Photo of Caroline Herring by Thomas Fahey
The autumn programme at London’s home of folk, Cecil Sharp House, got off to a fine start with a wonderful performance by southern American singer-songwriter and guitarist Caroline Herring, accompanied by Scottish fiddler and singer, Patsy Reid.
Herring is a relatively recent discovery for me, having come across her for the first time in last year’s Cecil Sharp Project – a song initiative commissioned by the Shrewsbury Folk Festival and the English Folk Song and Dance Society. The inspiration for the project was the English folk collector’s trip to the Appalachian mountains, and Herring, the sole American on the project, wrote one of its most poignant songs, ‘Black Mountain Lullaby’ – about Jeremy Davidson, a three-year-old boy, killed by a boulder dislodged during the illegal process of mountaintop removal.
“It’s not the first time I’ve written about tragedy,” she confesses to the audience as she finishes this heart-wrenching song. There’s a bitter-sweetness to all of Herring’s songs; stories from the Deep South about individuals who come to life in the simple yet insightful lyrics. Several of the characters from her new album, Camilla, are beautifully illustrated on the cover artwork by the artist Alice Pattullo, who is sat in the audience and introduced by Herring.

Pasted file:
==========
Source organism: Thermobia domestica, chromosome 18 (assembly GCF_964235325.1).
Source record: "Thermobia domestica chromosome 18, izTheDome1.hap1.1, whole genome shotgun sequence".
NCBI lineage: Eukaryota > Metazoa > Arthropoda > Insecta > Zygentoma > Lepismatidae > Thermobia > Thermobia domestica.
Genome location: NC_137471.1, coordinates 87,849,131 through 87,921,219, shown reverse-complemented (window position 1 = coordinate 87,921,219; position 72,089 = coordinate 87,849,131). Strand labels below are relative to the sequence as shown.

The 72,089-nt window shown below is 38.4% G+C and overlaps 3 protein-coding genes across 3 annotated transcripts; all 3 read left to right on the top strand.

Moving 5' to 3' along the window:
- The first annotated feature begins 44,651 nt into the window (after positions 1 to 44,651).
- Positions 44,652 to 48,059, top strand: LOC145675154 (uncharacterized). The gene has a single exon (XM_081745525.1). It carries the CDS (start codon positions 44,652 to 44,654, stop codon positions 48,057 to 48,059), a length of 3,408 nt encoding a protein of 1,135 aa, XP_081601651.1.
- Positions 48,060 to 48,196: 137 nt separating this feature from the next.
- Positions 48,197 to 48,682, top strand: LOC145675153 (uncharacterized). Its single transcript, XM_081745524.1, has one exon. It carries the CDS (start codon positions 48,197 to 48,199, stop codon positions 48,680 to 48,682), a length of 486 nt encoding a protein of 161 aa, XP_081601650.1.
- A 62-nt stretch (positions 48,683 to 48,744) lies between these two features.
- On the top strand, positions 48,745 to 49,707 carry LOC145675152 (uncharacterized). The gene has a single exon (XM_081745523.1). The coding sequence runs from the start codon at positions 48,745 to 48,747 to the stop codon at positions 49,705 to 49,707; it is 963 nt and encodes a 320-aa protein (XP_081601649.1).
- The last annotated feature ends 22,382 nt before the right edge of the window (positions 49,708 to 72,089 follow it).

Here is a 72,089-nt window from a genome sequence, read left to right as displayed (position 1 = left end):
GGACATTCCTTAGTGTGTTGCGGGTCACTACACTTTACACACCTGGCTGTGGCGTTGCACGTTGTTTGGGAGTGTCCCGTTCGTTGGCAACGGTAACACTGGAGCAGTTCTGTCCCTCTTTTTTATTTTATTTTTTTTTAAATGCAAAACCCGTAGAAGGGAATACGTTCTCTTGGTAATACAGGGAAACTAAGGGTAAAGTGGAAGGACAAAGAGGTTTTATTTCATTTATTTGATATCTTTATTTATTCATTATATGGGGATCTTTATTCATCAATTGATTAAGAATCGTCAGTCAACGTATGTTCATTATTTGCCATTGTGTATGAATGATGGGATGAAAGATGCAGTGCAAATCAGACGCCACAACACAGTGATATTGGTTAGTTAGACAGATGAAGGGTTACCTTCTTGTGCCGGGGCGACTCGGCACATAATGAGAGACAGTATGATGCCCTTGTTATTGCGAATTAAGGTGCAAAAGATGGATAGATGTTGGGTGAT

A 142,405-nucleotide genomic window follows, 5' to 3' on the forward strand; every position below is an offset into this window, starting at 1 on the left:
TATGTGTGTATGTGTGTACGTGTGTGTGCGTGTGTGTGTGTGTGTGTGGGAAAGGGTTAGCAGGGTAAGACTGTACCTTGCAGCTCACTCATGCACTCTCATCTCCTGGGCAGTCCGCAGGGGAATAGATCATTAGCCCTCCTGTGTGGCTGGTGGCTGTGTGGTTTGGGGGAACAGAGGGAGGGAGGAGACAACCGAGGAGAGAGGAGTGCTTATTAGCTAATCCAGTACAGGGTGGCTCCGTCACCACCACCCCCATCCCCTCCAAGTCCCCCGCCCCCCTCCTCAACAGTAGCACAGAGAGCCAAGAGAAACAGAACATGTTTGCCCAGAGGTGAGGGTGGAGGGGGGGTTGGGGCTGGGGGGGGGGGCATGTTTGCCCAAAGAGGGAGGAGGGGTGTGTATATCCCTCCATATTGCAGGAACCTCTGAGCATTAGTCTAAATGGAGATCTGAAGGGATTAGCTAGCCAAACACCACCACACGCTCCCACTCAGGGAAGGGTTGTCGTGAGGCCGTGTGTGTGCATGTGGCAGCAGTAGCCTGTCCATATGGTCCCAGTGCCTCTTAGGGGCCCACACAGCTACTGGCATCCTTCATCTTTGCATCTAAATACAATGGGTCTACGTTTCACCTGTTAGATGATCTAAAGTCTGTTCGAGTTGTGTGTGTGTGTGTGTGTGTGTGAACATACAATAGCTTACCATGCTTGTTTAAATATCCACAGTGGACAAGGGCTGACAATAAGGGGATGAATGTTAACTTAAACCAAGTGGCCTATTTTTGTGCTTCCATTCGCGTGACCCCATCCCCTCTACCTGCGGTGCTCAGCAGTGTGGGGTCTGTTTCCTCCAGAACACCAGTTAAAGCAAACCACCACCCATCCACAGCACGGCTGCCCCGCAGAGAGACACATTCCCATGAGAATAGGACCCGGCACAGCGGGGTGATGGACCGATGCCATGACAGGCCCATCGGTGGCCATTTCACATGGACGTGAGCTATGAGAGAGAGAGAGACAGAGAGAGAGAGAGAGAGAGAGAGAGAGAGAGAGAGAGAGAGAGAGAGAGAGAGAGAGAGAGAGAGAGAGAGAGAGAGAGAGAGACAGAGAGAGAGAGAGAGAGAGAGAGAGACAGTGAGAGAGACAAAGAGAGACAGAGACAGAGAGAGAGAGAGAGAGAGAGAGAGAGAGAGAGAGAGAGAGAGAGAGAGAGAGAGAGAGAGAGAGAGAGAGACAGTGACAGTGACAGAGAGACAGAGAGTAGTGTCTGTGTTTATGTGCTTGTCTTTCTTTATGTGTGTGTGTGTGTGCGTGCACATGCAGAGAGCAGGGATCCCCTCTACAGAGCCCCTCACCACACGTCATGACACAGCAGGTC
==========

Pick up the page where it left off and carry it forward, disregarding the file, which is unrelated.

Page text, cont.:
An engaging performer, Herring is warm and expansive in her introductions to the songs, many of which deal with the American civil rights movement, “a guiding force of my life,” she says. She jokes after one particularly long preamble that “the lecture is over.” But that’s very much part of Herring’s charm – her songwriting and storytelling are never just straightforward, but thought-provoking, often painful tales of injustice but ultimately of hope too.
The concert isn’t without mishaps – a crucial screw from Herring’s guitar pings off after the first couple of songs, forcing an early interval. But an old banjo is found, dismantled and its parts used to mend the afflicted guitar. Herring remains calm and collected and after a quick reshuffling of the set list, she and Reid sing a gorgeous a capella song, ‘Traveling Shoes.’
Herring finishes with two of her more optimistic songs: ‘Flee as a Bird,’ a Methodist hymn written in 1840 and ‘Joy Never Ends (Auld Lang Syne),’ which uses Robert Burns’ words on friendship, rounding up a highly enjoyable and enlightening evening.
Camilla is a Top of the World review in the current issue (October 2012, #87) and you can hear the track ‘Black Mountain Lullaby’ on the covermount CD.